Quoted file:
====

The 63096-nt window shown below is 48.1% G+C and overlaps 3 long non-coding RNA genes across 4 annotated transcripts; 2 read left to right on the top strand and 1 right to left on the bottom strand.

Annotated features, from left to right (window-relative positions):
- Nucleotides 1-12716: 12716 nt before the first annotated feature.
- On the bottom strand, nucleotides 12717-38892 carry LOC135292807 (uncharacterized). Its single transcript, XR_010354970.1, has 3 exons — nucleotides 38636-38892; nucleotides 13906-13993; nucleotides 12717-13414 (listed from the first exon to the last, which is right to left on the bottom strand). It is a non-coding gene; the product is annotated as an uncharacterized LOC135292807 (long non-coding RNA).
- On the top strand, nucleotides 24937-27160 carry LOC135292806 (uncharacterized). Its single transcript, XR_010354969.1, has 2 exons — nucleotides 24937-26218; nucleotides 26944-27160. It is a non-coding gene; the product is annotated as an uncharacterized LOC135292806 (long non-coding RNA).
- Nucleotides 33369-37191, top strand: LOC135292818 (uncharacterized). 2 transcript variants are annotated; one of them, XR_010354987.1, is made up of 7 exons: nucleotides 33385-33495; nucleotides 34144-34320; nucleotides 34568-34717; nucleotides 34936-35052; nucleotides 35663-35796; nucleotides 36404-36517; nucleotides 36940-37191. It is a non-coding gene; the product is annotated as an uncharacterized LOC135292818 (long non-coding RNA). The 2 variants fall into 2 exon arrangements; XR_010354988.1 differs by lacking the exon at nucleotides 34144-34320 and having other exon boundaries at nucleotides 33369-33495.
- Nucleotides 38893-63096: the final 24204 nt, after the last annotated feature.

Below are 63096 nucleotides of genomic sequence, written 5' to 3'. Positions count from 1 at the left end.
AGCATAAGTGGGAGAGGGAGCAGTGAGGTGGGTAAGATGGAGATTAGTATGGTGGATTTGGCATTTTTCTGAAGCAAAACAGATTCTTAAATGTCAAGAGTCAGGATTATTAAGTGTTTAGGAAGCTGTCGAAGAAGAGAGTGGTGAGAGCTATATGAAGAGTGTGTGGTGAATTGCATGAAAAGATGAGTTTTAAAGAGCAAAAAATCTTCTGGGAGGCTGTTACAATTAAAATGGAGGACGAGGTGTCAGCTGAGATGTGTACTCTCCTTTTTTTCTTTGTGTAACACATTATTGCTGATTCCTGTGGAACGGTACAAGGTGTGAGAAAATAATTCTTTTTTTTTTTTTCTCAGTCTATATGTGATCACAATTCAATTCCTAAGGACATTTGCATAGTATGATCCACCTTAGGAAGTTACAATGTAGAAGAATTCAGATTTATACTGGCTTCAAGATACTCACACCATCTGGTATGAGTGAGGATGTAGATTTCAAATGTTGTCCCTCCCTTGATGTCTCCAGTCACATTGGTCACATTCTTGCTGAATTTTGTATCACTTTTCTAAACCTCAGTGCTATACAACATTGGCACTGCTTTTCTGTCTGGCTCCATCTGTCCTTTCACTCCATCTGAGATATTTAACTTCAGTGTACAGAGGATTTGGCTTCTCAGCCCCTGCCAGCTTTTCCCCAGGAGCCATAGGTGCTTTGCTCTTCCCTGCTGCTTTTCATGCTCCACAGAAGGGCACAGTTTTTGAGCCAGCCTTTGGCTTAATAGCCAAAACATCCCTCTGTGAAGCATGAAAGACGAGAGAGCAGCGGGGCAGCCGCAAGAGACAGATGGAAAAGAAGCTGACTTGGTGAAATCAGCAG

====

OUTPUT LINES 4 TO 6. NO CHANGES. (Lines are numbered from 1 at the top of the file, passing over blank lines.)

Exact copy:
- On the bottom strand, nucleotides 12717-38892 carry LOC135292807 (uncharacterized). Its single transcript, XR_010354970.1, has 3 exons — nucleotides 38636-38892; nucleotides 13906-13993; nucleotides 12717-13414 (listed from the first exon to the last, which is right to left on the bottom strand). It is a non-coding gene; the product is annotated as an uncharacterized LOC135292807 (long non-coding RNA).
- On the top strand, nucleotides 24937-27160 carry LOC135292806 (uncharacterized). Its single transcript, XR_010354969.1, has 2 exons — nucleotides 24937-26218; nucleotides 26944-27160. It is a non-coding gene; the product is annotated as an uncharacterized LOC135292806 (long non-coding RNA).
- Nucleotides 33369-37191, top strand: LOC135292818 (uncharacterized). 2 transcript variants are annotated; one of them, XR_010354987.1, is made up of 7 exons: nucleotides 33385-33495; nucleotides 34144-34320; nucleotides 34568-34717; nucleotides 34936-35052; nucleotides 35663-35796; nucleotides 36404-36517; nucleotides 36940-37191. It is a non-coding gene; the product is annotated as an uncharacterized LOC135292818 (long non-coding RNA). The 2 variants fall into 2 exon arrangements; XR_010354988.1 differs by lacking the exon at nucleotides 34144-34320 and having other exon boundaries at nucleotides 33369-33495.